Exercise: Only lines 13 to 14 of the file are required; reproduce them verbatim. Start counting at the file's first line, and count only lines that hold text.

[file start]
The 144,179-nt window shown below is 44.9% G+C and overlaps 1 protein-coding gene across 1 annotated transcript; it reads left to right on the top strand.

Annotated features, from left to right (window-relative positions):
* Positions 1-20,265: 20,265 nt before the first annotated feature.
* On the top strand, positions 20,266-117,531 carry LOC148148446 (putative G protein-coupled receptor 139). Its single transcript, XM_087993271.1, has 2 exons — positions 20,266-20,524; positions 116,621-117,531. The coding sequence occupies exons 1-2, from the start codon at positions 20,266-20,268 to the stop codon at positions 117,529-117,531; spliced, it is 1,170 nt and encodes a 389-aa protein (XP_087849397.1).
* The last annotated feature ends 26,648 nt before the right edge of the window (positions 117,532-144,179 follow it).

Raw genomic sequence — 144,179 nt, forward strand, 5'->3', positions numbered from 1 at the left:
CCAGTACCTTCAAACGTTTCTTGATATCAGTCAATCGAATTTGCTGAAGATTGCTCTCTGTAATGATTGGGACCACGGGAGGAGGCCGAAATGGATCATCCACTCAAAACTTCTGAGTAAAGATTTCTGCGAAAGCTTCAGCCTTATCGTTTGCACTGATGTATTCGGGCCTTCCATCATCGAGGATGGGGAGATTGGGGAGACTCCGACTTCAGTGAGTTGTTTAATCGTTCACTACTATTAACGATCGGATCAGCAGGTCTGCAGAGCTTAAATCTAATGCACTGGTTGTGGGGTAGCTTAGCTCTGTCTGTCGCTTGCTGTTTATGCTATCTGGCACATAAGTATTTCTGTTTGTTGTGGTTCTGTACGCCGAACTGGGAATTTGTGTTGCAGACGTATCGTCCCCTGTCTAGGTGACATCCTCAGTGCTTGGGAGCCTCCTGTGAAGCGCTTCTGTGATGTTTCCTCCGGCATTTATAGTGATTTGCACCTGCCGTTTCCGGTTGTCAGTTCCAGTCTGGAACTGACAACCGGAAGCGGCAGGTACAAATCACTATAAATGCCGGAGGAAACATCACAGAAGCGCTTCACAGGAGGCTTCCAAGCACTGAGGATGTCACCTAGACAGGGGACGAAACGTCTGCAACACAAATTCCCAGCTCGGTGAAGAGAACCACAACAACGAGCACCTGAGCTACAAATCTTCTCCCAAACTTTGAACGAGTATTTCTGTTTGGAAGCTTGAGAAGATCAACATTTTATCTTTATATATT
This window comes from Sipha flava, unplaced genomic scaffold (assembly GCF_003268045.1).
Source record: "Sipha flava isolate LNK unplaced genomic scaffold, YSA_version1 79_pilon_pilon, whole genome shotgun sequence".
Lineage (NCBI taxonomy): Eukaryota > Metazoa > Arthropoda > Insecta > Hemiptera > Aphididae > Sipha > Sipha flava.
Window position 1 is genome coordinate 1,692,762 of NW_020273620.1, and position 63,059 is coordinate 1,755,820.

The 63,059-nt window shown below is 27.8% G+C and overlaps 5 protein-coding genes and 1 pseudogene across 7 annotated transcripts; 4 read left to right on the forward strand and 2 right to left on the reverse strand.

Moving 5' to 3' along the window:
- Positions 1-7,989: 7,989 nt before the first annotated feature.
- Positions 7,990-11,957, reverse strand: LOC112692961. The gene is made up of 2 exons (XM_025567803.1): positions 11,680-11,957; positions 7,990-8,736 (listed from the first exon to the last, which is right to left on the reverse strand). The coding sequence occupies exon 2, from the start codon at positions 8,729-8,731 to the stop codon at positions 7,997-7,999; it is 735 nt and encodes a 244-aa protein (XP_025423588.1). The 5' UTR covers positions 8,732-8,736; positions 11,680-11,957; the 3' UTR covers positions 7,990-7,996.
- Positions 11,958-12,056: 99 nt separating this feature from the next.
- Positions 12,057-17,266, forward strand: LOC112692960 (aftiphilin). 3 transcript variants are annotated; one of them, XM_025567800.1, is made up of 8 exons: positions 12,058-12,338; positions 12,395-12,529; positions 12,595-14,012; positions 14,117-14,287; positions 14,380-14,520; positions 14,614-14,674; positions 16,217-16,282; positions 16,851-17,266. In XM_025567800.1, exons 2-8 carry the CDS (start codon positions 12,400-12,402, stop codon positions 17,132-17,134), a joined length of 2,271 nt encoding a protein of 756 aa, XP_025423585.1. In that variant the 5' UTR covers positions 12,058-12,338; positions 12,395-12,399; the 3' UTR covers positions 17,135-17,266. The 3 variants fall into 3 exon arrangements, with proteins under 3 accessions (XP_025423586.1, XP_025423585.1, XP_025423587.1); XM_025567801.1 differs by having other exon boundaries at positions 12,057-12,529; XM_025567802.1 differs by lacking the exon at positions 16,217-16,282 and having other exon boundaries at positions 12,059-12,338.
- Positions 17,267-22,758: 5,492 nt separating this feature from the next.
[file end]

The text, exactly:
Moving 5' to 3' along the window:
- Positions 1-7,989: 7,989 nt before the first annotated feature.